Alright, so next up in the Closer Look series is the 2010 Lead Actress Oscar race. Yes, this is a recent one! Now, before I get into tearing a few things apart, I want to say that Oscar really did a great job here. This is a remarkable commendable lineup, even the performances that I’m not really in love with, and it is probably the strongest collective lineup that Oscar has turned out in quite a long while. There is range in their selection that is nice to see, and even if I wasn’t completely sold on all of the performances considering that pool we had to choose from (I personally only nominate one and only two land in my top twelve) I still can’t help but appreciate the talent portrayed on the screen in all five of these performances.
So, here is the actual lineup:
Starting from the bottom of the pack, I’ll talk about Jennifer Lawrence for a minute. I like her, I guess. I mean, she’s turned in at least two performances that I was intrigued by (‘The Burning Plain’ and ‘Like Crazy’) and so I know that she has something there; a bit of an allure and some raw talent. Sadly though, I don’t get the apparent ‘it girl’ status she’s adopted and she actually strikes me as somewhat dull and rehearsed in her big turn here. She has moments of pitch perfect realism (look to the scene I chose for her picture above) but then there are more than a few scenes where the green-state of her ability shows through. You can see her acting through the film, and so it took you out of the atmospheric vibes created otherwise.
Next we have the Oscar winner, Natalie Portman. Before everyone goes all crazy and calls me an idiot for having this so low, know that the performance and the film have grown on me. I don’t view it with the same apathetic view I had back upon my initial viewing. Still, one cannot ignore the glaring obviousness of the whole thing. Portman is a talented actress. I’ve been a supporting of hers for years and have really enjoyed a lot of her work. A glance over at the Fisti’s of the Aughts page and you’ll see that I nominate her twice last decade (for ‘Cold Mountain’ and ‘Closer’) and truly love those performances. Still, for about two thirds of ‘Black Swan’ Portman basically plays Natalie Portman and then she goes crazy. She sells crazy very well, but she also is rather one note here and so I can’t consider it the best in the bunch.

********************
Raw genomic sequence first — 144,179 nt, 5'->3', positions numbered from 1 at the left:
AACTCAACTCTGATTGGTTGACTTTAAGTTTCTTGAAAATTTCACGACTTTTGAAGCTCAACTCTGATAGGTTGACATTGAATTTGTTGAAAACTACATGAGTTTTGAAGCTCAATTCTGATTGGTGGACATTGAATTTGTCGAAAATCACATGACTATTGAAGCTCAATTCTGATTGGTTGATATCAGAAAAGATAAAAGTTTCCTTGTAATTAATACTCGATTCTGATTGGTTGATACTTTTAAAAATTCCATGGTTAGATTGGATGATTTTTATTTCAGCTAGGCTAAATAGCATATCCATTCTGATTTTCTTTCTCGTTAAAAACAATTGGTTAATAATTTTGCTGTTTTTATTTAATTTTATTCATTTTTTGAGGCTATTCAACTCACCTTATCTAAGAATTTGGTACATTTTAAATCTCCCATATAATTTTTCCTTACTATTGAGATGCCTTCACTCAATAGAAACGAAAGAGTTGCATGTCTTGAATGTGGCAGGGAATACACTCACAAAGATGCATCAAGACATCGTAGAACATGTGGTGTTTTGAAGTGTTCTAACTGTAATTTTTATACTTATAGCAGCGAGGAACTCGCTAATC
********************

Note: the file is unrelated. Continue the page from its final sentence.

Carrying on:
I’ve stated before that I was not a huge fan of Annette Bening. I like her, and I find some of her work (‘The Grifters’ and ‘Being Julia’ to be exact) to be rather remarkable, but other times I just find her too big for her own good. In ‘The Kids are All Right’ she finds a beautiful subtlety that I didn’t expect. I was totally shocked at how grounded this performance was, how real and believable it was. Look at the rapport she builds with Julianne Moore. I mean, the sharp quips, the longing eyes, the embittered remarks; they all add up to a relationship that feels ages old and completely lived in. This is something that Portman didn’t do. Bening builds a backstory without having to actually spell anything out for us. Still, I actually preferred her co-star, Julianne. Moore, found more layers of expression and was saddled with a more difficult role to actually get right, and she nailed it. Still, I was rooting for Bening to win the Oscar, considering that the two best performances in the lineup were SOL in that department.
So, for me it really is all about Michelle Williams and Nicole Kidman. They have the heaviest roles, emotionally. Williams is selling us on the deterioration of her marriage and Kidman has to tackle the harsh reality of a woman who has lost her child. Both performances are so internalized and heartfelt. When they breakdown, we breakdown because we feel that emotion. Kidman understands the importance of layering her despair with an aggression and bitterness that makes her feel real. The loss of a child is heartbreaking, soul-wrecking even and you can see the way she shies away from those around her because they simply cannot understand that pain. Thankfully, Kidman really understands how to convey it. Williams takes us a little deeper, maybe because it is slightly easier to convey the pain associated with a relationship than that associated with the death of a child. Nevertheless, it is Michelle’s performance that stays with me longer than any other from Oscar’s lineup. What struck me so much was the intimate nature with which Michelle painted her every scene. There were times where I actually felt intrusive while watching it, like I was imposing on her actual life.